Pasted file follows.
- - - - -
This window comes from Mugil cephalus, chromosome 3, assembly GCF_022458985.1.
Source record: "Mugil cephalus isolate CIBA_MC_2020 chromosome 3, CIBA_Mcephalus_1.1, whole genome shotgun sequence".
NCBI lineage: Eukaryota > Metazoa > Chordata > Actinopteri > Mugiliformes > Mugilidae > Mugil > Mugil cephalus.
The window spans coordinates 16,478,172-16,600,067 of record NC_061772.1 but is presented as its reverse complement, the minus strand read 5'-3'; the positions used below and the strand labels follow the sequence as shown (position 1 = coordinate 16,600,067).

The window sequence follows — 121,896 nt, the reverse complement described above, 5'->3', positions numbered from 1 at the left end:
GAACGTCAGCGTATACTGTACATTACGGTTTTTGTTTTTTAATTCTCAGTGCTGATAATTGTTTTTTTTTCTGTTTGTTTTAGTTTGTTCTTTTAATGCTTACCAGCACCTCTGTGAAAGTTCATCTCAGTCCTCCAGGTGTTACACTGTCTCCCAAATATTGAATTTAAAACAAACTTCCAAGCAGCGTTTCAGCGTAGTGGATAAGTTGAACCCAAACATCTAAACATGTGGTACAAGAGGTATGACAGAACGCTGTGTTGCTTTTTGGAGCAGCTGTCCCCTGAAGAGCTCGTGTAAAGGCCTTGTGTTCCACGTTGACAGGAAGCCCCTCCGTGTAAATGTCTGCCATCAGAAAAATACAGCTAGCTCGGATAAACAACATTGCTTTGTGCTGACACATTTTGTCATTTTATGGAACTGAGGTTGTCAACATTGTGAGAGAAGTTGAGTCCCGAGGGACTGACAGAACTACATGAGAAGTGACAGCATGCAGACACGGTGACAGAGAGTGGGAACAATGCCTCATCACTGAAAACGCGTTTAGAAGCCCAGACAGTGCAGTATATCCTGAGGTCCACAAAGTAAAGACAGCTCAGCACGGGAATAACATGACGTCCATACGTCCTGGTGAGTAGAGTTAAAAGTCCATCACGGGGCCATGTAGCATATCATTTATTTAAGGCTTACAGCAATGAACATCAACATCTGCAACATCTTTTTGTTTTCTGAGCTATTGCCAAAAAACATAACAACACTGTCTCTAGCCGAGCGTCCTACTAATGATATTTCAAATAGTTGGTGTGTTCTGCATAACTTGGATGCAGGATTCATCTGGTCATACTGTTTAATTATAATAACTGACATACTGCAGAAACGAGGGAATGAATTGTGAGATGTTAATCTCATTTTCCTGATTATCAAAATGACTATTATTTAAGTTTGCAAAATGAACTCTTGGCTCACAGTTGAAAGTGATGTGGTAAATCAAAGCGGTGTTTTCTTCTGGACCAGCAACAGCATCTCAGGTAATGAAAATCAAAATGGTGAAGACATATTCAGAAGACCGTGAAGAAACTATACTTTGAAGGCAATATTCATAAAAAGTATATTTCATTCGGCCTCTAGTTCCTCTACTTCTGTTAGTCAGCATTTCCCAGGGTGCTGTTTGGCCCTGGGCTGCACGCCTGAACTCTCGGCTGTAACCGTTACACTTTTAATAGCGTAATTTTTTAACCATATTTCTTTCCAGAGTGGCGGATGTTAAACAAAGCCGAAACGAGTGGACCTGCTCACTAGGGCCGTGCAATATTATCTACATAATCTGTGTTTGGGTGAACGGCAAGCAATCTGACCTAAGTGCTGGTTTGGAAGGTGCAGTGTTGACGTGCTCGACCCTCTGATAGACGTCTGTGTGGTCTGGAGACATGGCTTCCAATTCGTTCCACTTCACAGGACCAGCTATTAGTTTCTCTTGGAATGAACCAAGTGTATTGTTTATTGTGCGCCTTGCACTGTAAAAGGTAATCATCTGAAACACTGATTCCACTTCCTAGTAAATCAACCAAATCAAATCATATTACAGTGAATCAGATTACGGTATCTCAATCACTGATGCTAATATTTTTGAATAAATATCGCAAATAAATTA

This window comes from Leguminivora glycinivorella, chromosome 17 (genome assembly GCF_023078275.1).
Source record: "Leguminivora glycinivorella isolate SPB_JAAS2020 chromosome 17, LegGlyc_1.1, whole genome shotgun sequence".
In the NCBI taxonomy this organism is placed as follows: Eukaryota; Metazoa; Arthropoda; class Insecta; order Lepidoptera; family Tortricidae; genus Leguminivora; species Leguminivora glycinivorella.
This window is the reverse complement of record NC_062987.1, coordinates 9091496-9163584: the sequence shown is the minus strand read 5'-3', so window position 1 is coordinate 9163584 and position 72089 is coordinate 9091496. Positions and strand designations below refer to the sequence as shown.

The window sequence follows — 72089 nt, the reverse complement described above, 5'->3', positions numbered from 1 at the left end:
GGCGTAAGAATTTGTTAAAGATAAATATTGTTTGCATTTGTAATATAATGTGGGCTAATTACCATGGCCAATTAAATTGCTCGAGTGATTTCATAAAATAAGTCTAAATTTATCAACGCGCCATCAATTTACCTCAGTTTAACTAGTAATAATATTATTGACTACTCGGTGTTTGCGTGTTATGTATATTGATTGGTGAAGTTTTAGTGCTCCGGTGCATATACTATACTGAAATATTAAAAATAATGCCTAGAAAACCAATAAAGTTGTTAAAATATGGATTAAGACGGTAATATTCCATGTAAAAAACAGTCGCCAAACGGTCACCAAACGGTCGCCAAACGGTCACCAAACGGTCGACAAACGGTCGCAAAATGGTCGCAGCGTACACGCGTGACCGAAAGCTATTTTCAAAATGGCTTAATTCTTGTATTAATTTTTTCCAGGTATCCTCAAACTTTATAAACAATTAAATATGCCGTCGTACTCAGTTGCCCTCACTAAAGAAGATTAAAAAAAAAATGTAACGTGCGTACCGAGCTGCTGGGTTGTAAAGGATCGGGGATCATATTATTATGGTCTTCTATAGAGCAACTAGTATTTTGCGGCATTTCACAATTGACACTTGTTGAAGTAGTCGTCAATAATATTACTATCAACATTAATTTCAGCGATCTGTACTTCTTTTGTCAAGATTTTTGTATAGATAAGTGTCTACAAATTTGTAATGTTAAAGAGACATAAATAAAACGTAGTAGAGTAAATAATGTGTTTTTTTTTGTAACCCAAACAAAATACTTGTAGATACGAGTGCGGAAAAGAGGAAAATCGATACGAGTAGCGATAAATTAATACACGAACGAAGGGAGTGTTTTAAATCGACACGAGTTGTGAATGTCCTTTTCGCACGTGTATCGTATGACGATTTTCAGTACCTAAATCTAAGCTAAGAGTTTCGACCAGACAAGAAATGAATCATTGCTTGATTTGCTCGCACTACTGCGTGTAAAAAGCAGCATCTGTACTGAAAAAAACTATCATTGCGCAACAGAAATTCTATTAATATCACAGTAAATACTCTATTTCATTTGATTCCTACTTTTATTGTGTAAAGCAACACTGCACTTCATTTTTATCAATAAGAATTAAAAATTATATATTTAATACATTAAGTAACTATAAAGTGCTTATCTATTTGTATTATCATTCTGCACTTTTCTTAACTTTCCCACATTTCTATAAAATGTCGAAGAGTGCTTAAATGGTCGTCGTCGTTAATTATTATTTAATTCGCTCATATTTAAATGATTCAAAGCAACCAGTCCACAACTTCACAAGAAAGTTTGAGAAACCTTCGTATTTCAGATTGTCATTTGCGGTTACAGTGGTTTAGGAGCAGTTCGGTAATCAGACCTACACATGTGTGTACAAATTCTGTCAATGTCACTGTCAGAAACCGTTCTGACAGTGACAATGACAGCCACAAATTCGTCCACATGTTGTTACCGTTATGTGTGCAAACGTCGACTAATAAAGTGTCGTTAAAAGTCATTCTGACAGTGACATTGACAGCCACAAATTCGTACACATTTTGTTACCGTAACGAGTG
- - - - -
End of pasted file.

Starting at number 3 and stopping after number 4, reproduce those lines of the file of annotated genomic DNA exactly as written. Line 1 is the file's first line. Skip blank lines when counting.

NCBI lineage: Eukaryota > Metazoa > Chordata > Actinopteri > Mugiliformes > Mugilidae > Mugil > Mugil cephalus.
The window spans coordinates 16,478,172-16,600,067 of record NC_061772.1 but is presented as its reverse complement, the minus strand read 5'-3'; the positions used below and the strand labels follow the sequence as shown (position 1 = coordinate 16,600,067).